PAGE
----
Microsoft is famously based in the Pacific Northwest. So why does the Redmond, Washington-based tech giant do so much corporate giving in Chicago?
A woman named Shelly Stern Grach plays a big part in keeping the Windy City on Microsoft’s radar. Grach serves as Microsoft’s Director of Civic Engagement for the Technology and Civic Engagement Group at Microsoft Corporation, but she's based in Chicago, where Microsoft has a substantial operation.
Microsoft’s established giving priorities are education, employability skills, and entrepreneurship skills. But Grach primarily focuses on supporting economic development and STEM education programs that accelerate the Mayor’s Plan for Chicago. Grach is also passionate about digital literacy programs, such as the ones at Erie Neighborhood House that promote success and development in the community.
“My personal mission is to not have Chicago become a tale of two cities. The more we can weave programs together from all the great tech companies and others that want to support 21st century skills, then the more we can start closing this opportunity divide,” she told Crain’s Chicago Business.
Microsoft gave $13.5 million in grants in 2013, a figure down 22 percent from the previous year. (A figure separate from the tens of millions of dollars in company matches of charitable gifts by employees or hundreds of millions of in-kind gifts, generally software, made globally each year.)
Of the 1,400 grant recipients in 2013, the Chicago-specific list included Year Up, City Year, Boys and Girls Clubs, and Lakeview High School, which has a STEM education focus. Other Microsoft support around town went to Metropolitan Family Services, the Field Museum, Adler Planetarium, and the National Latino Education Institute.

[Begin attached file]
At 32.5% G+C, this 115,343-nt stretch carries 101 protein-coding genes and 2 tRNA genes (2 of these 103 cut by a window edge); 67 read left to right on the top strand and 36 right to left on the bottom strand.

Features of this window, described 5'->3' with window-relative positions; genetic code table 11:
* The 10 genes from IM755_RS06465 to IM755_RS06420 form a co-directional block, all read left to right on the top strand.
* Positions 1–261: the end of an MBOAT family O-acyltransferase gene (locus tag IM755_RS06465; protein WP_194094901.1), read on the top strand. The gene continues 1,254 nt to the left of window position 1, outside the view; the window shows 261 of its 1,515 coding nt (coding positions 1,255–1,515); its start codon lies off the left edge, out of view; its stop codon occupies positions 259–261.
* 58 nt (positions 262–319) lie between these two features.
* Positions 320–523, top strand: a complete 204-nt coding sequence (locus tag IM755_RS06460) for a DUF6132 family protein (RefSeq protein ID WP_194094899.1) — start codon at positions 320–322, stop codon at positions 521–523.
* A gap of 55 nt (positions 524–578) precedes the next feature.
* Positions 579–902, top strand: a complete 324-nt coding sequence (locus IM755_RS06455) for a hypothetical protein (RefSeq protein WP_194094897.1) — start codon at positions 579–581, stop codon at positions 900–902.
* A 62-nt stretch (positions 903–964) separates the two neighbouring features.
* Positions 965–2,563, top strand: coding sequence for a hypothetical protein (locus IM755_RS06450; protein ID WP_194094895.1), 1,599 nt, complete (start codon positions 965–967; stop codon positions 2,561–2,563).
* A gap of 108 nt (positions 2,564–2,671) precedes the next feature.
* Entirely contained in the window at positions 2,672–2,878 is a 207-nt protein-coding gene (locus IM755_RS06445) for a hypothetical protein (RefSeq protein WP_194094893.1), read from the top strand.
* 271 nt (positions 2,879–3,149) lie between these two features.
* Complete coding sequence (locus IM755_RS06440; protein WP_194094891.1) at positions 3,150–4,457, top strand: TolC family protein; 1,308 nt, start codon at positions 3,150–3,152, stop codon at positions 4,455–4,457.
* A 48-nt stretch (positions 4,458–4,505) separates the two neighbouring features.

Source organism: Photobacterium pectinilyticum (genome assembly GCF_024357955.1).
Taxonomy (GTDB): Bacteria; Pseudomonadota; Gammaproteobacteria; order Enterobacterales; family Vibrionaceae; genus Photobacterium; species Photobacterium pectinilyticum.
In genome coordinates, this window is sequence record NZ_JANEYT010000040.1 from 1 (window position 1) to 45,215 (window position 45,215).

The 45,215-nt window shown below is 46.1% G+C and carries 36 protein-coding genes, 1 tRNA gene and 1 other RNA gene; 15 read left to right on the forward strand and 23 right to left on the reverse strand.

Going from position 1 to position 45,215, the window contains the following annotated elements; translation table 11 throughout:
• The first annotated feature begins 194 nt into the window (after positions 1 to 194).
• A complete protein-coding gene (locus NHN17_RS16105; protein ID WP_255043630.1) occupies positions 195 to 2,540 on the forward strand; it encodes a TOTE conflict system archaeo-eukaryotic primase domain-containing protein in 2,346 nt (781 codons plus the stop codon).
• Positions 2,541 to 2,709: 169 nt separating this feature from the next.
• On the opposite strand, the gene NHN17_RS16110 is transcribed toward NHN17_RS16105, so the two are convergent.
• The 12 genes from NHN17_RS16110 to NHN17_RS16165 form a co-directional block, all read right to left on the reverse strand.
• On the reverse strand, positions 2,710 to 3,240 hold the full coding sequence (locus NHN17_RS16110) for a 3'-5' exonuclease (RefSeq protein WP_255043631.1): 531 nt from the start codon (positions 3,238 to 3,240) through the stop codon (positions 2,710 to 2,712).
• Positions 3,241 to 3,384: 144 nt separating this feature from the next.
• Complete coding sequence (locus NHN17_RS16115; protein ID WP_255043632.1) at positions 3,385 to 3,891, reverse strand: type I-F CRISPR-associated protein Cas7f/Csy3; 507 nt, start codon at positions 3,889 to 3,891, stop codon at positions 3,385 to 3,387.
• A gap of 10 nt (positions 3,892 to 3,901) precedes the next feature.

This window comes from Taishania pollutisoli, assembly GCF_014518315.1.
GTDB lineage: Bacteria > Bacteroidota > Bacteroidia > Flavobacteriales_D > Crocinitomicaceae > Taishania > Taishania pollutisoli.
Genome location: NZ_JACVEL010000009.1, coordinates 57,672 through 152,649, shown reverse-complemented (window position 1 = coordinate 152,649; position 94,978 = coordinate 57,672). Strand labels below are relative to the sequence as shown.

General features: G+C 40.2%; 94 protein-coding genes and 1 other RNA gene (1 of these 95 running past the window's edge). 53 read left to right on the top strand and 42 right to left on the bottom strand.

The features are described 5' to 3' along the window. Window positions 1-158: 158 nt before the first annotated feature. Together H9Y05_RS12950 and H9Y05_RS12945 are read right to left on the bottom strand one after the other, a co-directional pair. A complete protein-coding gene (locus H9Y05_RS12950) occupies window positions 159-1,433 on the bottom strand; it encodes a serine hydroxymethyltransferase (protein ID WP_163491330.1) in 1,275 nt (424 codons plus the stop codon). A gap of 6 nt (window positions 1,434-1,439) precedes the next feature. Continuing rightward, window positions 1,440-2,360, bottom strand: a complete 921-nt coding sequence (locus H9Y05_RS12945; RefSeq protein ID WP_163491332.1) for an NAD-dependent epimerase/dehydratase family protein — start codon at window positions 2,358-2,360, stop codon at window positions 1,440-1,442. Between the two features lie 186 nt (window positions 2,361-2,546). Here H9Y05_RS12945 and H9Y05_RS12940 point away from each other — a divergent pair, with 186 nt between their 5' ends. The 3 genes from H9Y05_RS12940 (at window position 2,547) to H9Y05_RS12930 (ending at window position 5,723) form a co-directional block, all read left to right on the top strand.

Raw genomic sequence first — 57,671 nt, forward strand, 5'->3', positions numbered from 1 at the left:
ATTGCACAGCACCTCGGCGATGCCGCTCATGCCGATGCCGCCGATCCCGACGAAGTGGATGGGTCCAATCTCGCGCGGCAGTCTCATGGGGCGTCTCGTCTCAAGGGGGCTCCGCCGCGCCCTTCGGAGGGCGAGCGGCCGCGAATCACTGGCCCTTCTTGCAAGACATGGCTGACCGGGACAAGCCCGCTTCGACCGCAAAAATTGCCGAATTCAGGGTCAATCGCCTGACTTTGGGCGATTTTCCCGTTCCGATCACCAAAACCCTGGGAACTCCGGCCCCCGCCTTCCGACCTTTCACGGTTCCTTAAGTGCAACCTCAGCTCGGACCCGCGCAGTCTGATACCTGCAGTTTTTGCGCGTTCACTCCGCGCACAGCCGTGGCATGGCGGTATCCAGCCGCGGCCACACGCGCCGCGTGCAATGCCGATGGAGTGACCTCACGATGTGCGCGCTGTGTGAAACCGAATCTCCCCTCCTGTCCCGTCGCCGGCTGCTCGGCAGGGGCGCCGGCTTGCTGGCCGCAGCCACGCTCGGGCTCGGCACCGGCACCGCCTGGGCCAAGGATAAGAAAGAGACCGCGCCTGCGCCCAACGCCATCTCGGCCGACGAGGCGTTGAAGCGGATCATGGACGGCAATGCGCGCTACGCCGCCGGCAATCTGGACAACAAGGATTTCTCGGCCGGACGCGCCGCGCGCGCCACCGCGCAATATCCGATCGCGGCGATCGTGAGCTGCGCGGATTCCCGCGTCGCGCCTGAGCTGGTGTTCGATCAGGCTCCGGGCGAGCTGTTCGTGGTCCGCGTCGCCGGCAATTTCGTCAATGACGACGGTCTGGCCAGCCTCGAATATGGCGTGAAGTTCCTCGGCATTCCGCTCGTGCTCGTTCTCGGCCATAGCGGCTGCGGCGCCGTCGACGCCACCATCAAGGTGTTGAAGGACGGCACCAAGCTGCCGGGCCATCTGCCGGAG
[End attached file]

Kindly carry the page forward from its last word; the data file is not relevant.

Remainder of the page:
Although Chicago seems to be at the forefront of Microsoft grantmaking, Grach has also been responsible for building economic development programs in 18 states from Texas to Ohio. With over 30 years of senior sales and marketing experience on her resume, she works to manage nonprofit board relationships, employee engagement programs, thought leadership programs on innovation, business leadership, and broad education outreach. Before joining the Microsoft philanthropy team, Grach was AT&T’s Vice President of Sales.
Under Grach’s leadership, Microsoft developed its Tech Soup program, which provides software to nonprofits and public libraries, and Youth Spark, another Microsoft program that donates software and services serves at-risk youth. Tech Soup has a national focus, and Youth Spark has a global focus.
However, the Chicago resident is deeply entrenched in civic life in Chicago, serving on the boards of numerous business development, career tech, and economic development organizations in town. And there’s no indication that her focus will shift away from Chicago anytime soon. She’s also looking for programs that not only bring technology to young people, but also to their tech-challenged parents.
We’ll leave you with one piece of advice from the Microsoft power player: Know the difference between Microsoft corporate philanthropy and Bill Gates’ philanthropy before even thinking about submitting a grant application.
“When people come asking for a large sum of money because they think we're Bill Gates, it shows they haven't done their homework,” she said. “It goes to being prepared.”